OCT scanner

Developed in Japan, the Kaizen method is making small, simple and concrete changes to everyday practices to boost efficiency at work. The approach has been applied successfully at HMR’s outpatient ophthalmology clinic. “The clinic, which specializes in retinal conditions and their treatment, is very busy,” said Lucie Thériault, acting head of the unit. “Around 850 of the patients who visit the clinic suffer from age-related macular degeneration (AMD), for which they need monthly intraocular injections to slow the disease’s progression,” she explained.

Since 2011, the number of treatments performed annually has increased 57% from 6,800 to 10,700. While the clinic’s patients get the treatment they need, their visits nonetheless take time. “We held a Kaizen in March 2014 in order to cut the length of their visits by half,” said Ms. Thériault.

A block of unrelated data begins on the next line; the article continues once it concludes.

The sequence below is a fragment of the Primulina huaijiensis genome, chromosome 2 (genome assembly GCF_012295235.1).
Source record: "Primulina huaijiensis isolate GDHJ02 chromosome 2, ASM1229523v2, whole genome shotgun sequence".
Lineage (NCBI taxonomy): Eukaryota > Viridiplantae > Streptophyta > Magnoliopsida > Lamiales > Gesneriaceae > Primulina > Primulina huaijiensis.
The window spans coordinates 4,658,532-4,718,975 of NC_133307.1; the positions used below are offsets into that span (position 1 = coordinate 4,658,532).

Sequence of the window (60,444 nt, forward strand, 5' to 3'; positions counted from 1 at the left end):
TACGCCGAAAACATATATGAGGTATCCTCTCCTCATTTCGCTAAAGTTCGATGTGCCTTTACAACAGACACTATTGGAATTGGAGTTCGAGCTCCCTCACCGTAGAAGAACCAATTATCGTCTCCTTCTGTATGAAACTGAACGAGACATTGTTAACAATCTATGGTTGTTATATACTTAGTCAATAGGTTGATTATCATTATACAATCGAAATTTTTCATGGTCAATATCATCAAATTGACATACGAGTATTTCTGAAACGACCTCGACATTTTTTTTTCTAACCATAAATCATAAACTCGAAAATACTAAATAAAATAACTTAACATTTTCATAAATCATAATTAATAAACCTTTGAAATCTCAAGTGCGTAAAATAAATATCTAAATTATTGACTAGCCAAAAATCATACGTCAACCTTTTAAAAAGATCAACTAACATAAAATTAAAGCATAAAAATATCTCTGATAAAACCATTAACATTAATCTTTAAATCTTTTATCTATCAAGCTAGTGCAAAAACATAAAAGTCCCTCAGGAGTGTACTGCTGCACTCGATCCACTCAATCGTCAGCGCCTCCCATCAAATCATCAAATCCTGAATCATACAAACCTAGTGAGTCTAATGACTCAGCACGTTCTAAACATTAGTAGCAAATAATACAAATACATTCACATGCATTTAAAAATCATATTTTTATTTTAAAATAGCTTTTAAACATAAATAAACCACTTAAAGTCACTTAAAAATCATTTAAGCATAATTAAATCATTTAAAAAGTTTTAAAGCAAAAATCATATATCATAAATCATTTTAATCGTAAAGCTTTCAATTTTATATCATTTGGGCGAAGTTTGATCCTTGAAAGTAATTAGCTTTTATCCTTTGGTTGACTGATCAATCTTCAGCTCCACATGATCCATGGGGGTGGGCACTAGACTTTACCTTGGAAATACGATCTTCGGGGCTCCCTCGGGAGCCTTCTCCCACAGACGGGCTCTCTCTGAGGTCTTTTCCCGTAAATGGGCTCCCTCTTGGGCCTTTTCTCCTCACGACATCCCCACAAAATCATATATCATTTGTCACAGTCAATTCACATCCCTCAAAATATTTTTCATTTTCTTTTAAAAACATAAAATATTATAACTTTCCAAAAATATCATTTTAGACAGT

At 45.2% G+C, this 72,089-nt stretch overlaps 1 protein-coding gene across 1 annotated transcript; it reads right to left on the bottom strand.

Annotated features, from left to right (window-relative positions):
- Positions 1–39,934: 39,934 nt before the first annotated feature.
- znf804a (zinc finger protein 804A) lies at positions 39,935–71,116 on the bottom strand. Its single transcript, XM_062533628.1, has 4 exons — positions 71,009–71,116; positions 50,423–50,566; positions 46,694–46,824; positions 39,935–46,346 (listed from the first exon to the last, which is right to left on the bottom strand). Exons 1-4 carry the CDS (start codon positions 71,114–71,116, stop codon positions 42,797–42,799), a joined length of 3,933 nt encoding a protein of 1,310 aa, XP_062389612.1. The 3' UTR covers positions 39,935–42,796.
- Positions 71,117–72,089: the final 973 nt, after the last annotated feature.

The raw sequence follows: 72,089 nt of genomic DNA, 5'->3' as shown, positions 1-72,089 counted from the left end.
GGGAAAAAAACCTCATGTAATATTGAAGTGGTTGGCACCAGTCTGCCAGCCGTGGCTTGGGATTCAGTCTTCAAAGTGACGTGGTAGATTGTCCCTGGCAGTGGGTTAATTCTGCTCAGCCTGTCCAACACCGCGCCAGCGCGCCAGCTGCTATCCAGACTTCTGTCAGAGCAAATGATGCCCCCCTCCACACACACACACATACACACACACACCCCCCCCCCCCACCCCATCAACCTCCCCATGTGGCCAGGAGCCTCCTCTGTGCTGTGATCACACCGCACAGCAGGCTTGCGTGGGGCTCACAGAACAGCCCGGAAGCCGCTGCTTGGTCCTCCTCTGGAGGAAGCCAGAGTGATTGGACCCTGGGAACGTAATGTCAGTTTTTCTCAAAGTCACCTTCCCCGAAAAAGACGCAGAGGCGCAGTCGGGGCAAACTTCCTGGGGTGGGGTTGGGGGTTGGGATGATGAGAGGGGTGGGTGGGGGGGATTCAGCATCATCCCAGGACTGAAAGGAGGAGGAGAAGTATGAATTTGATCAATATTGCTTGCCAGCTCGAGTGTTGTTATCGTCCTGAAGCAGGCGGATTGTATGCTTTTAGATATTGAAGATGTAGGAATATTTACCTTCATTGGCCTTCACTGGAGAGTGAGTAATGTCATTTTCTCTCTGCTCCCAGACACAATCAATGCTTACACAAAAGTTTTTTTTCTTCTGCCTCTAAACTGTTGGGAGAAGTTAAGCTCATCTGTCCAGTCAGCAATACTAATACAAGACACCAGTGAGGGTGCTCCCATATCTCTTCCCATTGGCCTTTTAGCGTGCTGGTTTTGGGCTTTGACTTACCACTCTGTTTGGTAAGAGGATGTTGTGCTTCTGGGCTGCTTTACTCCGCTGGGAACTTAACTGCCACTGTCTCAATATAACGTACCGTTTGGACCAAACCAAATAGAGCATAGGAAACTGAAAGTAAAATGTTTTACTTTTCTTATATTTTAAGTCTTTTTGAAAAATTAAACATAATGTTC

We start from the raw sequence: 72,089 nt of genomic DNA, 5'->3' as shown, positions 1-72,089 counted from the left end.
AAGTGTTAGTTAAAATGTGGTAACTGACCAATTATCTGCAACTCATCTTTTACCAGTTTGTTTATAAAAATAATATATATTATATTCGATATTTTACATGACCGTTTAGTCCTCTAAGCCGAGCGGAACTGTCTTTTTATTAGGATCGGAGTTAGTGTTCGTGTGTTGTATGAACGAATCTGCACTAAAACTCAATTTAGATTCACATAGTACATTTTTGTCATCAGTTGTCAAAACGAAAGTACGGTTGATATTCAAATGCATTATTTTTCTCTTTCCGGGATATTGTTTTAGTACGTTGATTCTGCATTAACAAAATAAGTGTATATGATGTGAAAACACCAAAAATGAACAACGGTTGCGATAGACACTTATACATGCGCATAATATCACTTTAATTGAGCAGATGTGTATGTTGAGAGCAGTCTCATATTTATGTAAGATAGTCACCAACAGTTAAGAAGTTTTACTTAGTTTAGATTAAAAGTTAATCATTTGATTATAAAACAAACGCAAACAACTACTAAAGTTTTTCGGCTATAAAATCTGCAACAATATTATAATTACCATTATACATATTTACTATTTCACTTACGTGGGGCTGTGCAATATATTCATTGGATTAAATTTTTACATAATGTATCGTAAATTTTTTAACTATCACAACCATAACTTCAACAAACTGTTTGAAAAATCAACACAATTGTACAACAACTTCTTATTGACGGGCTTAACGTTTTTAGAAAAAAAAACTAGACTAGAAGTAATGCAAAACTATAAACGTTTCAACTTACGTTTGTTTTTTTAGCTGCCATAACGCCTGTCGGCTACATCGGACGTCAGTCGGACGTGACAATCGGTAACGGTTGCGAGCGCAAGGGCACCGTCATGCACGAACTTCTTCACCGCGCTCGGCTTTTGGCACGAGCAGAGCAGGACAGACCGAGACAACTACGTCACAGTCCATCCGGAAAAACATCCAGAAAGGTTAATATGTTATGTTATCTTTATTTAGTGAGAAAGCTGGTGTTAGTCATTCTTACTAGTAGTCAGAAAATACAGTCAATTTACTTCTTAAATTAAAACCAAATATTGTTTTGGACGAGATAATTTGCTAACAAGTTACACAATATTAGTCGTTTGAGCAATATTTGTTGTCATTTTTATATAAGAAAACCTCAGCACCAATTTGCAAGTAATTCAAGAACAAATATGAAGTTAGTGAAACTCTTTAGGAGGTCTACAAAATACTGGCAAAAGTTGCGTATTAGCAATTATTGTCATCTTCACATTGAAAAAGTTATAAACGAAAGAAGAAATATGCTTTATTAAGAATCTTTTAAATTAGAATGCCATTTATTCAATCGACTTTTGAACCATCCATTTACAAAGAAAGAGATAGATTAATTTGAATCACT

And the team succeeded! By creating a retina task force to accompany patients throughout the entire process, the clinic was able to reduce the length of each visit from eight hours to around four. For patients, that means less stress and less waiting.

Even though the services and equipment have been consolidated, a second OCT scanner is still needed, as the first one is overused.

To reach our next objective—a wait time of around an hour and a half—we are calling on the generosity of donors to fund the purchase of a second OCT scanner at a cost of $90,000,” said Ms. Thériault.

In summary






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